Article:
"The proof of concept will be right there in the real world."

First, they'll be rolled out quickly, so the proof of concept will be right there in the real world, not in a computer model
. In New York, we used paint, plastic bollards and some tables and chairs to redefine the road space, sometimes even overnight. By city bureaucracy standards, things moved at light speed, and if for some reason something didn't work out, we could change it back. For any city residents used to seeing big plans die on the drawing board, this can show them that real change is possible on their streets.
Second, there's no intellectual property when it comes to street safety -- everything is literally in the public domain
. Cities can see what works elsewhere, adapt what does to their own streets and skip what doesn't. No need to keep reinventing the wheel, or the road for that matter.
Third, the work doesn't stop when construction does -- the effective projects will have real, measurable benefits that can be quantified and explained to the press and the public at large
. As Michael Bloomberg
, "In God we trust; everyone else, bring data." When we explained to our small business owners that the pedestrian plaza and bike lane projects in Union Square reduced speeding by 16 percent and injuries by 26 percent, while also cutting commercial vacancies in half, they supported the strategy. This phenomenon repeated from the Bronx to the Battery, and it turned people you would expect to be the strongest enemies of sustainable streets into the most enthusiastic supporters. If a city can get its shop owners to swoon, it can win over anybody.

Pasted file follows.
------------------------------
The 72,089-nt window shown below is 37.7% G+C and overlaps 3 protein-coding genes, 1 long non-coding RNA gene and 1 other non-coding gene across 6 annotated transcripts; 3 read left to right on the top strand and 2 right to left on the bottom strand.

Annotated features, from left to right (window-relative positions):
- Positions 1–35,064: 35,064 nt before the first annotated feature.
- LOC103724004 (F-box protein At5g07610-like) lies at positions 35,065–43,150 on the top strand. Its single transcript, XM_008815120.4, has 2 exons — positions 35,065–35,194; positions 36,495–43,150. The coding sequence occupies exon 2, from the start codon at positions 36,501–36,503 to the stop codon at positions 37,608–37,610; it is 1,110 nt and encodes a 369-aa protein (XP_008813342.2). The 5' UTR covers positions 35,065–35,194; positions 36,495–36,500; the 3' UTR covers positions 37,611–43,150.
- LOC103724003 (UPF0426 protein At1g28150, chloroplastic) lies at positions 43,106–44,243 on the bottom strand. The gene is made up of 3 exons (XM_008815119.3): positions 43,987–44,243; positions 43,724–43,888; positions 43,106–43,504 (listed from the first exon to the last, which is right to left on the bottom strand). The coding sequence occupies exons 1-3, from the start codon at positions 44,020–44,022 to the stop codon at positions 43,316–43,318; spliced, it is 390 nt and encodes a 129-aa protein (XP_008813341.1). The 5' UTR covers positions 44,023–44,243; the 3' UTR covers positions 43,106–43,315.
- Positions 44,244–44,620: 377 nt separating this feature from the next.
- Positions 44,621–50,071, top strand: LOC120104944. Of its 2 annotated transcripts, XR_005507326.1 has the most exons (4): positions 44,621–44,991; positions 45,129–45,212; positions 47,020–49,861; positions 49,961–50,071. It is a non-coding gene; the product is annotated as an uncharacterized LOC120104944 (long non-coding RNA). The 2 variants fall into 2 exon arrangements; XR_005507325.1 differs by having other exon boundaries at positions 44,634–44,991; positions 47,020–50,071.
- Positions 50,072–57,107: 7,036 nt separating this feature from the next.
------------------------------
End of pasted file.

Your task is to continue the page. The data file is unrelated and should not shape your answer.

"If a city can get its shop owners to swoon, it can win over anybody."

We're seeing more city leaders and citizens reconsider what's possible, have the courage to try new things, build on what works and improve what doesn't. And while we need to dramatically increase infrastructure spending on road, bridge and transit projects that require millions of dollars, we also need to focus on short-term, affordable and tactical improvements that can be measured in days and weeks, not years, while still saving lives, reshaping streetscapes and rebuilding our urban economies. In the 18th and 19th centuries, the Industrial Revolution and mass urbanization made urban growth and transportation infrastructure the defining challenge of the time. In the 20th century, the challenge was accommodating the automobile, as cars overwhelmed our city centers. Today, our challenge is different but no less urgent: creating safer, more sustainable neighborhoods for the next generations. A decade from now, it won't be hard to tell which cities have made progress and which have doubled down on past mistakes -- all it will take is a walk down the street. You'll encounter efforts to restore balance and return cities to people -- bikes lanes and bike share programs, plazas and public space -- or you'll slog through streets hollowed out by parking lots and dissected by on-ramps to nowhere.

The decisions we make for our streets today will lay the foundation for either future: we can build those cities that are truly worth bragging about, or we can build places you drive though on your way to someplace else.

The 25 Best Cities For Young People